The challenges flagged by Walmart, and its responses to them, likely give a taste of things to come for the US giant’s counterparts on this side of the pond, writes George MacDonald.

Walmart fascia

Walmart’s update last week revealed that while sales rose in the first quarter, profits were much lower than expected and full-year earnings will slip rather than rise. 

Unnerved investors sent shares into a tailspin. Walmart’s stock took its biggest one-day tumble since 1987 and was soon followed by Target and other consumer companies as Wall Street digested the implications of a downbeat earnings outlook.

Some of the factors putting Walmart’s profits under pressure are already familiar to British retailers – the impacts of inflation on the costs of doing business and on consumers’ spending power.

American shoppers, with the benefits of a government stimulus package behind them, have been counting the cents and focusing spend on essentials. General merchandise stock levels are up – partly because the retailer did not want to run short because of still-disrupted supply chains but also because of slow sales.

As Walmart chief executive Doug McMillon put it: “We knew that we were up against stimulus dollars from last year but the rate of inflation in food pulled more dollars away from [general merchandise] than we expected as customers needed to pay for the inflation in food.”  

Shoppers respond to tough times

Shoppers have enthusiastically taken to price rollbacks, which have got general merchandise moving more. 

Walmart finance boss Brett Biggs made a good point as he recalled a lesson from early in his career. He said Walmart can play with margin in general merchandise categories, bringing prices down while still generating a worthwhile margin, which improves the overall mix. When times are tough, he noted, shoppers notice and act on lower prices more keenly than ever.

The same can be expected in this country, potentially playing to the strengths of the big grocers such as Tesco and Sainsbury’s that have extensive general merchandise ranges as well as food. They can make the same margin manoeuvres. It is an option not open to some specialists, which will need to be able to tell compelling marketing stories to make a quality or value-for-money case.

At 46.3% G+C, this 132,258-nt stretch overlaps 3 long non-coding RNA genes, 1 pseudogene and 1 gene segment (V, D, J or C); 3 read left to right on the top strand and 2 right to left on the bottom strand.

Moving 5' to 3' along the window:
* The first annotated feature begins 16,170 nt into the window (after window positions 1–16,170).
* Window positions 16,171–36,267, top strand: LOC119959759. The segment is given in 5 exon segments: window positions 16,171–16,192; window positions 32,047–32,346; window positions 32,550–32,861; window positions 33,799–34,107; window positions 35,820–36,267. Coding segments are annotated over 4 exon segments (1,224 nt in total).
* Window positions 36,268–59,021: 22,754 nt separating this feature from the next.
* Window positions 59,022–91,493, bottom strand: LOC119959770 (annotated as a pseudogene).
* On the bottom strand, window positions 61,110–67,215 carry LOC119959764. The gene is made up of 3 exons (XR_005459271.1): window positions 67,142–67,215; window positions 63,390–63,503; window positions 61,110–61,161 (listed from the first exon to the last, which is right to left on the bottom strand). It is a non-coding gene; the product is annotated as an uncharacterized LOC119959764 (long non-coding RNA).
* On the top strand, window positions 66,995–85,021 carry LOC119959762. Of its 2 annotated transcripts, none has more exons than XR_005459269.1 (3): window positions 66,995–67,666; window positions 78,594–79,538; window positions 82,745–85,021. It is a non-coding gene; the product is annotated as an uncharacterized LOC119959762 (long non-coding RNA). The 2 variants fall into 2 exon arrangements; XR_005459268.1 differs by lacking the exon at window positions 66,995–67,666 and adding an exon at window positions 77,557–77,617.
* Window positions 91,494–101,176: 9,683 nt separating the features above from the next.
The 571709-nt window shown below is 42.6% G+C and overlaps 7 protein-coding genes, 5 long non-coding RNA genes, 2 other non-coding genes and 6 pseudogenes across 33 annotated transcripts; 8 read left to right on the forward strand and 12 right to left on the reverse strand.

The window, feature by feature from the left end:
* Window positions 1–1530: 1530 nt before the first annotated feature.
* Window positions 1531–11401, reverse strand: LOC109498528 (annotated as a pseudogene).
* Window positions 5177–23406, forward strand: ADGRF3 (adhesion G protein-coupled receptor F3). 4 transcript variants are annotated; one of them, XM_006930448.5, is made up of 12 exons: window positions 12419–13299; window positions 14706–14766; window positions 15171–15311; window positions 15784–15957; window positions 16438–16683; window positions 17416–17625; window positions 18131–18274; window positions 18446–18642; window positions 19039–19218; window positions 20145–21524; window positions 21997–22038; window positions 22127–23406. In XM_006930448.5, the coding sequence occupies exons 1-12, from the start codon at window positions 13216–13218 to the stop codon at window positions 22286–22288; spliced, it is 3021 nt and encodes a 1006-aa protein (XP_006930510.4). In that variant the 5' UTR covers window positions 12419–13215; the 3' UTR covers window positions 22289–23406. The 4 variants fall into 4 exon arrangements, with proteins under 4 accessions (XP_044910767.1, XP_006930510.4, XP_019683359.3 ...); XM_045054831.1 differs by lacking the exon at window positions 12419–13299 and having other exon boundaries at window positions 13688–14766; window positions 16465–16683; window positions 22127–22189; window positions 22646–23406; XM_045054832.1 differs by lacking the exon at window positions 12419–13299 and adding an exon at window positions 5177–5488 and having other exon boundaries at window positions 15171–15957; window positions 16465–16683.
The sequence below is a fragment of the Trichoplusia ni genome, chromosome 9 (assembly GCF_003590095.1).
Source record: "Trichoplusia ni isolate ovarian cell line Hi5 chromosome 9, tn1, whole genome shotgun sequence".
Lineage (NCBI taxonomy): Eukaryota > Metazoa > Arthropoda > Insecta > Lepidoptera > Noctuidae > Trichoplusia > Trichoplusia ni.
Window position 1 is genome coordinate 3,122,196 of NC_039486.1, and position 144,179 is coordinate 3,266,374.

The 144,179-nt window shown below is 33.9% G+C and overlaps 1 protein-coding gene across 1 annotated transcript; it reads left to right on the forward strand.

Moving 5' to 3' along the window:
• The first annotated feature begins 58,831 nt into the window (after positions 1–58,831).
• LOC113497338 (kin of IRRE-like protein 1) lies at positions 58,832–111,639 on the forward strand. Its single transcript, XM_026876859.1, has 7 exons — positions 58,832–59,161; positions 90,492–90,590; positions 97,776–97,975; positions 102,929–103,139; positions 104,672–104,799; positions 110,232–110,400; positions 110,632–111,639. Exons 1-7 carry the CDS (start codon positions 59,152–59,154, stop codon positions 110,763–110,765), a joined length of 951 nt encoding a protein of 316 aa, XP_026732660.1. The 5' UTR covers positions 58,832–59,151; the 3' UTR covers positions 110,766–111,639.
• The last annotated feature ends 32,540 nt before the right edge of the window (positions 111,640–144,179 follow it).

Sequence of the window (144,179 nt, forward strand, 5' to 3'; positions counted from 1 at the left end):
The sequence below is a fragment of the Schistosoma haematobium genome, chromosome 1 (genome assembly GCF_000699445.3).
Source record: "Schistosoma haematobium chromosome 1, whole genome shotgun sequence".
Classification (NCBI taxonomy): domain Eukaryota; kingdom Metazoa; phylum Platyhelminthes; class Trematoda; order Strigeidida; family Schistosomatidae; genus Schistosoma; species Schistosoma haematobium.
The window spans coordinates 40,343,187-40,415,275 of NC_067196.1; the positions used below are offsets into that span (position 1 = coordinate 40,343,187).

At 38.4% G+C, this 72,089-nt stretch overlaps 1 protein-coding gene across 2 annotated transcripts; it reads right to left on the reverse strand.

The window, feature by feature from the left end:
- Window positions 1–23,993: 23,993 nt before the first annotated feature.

While Walmart’s approach makes sense, there is no getting away from the fact that it has failed to meet profit expectations. 

Its experience shows that catering to customers in the present circumstances is inevitably going to bring some pain. That has already been evident in the UK in the reactions to Tesco’s results in April – record profits last year were overshadowed by muted expectations. The gloomy noises from the US rattled City investors last week, sending the FTSE 100 down.

In the present environment, as during the heights of Covid, those best positioned to navigate the storm will be those with the cash wherewithal – evident again at Tesco, where free cash flow is one of the retailer’s key metrics.

While the pressure being felt by consumers may prompt investors to shun retail stocks, the longer-term winners in the present environment will be those like Walmart that pull the levers they have available — and some costs will certainly be passed on – while never losing sight of their core purpose. 

As McMillon put it: “Price leadership is especially important right now and one-stop shopping becomes more than just convenience when people are paying over $4 (£3.18) a gallon for fuel.”

While customers may have less to spend, now is the time when they must be front of mind constantly – not a time to run the business for the share price.

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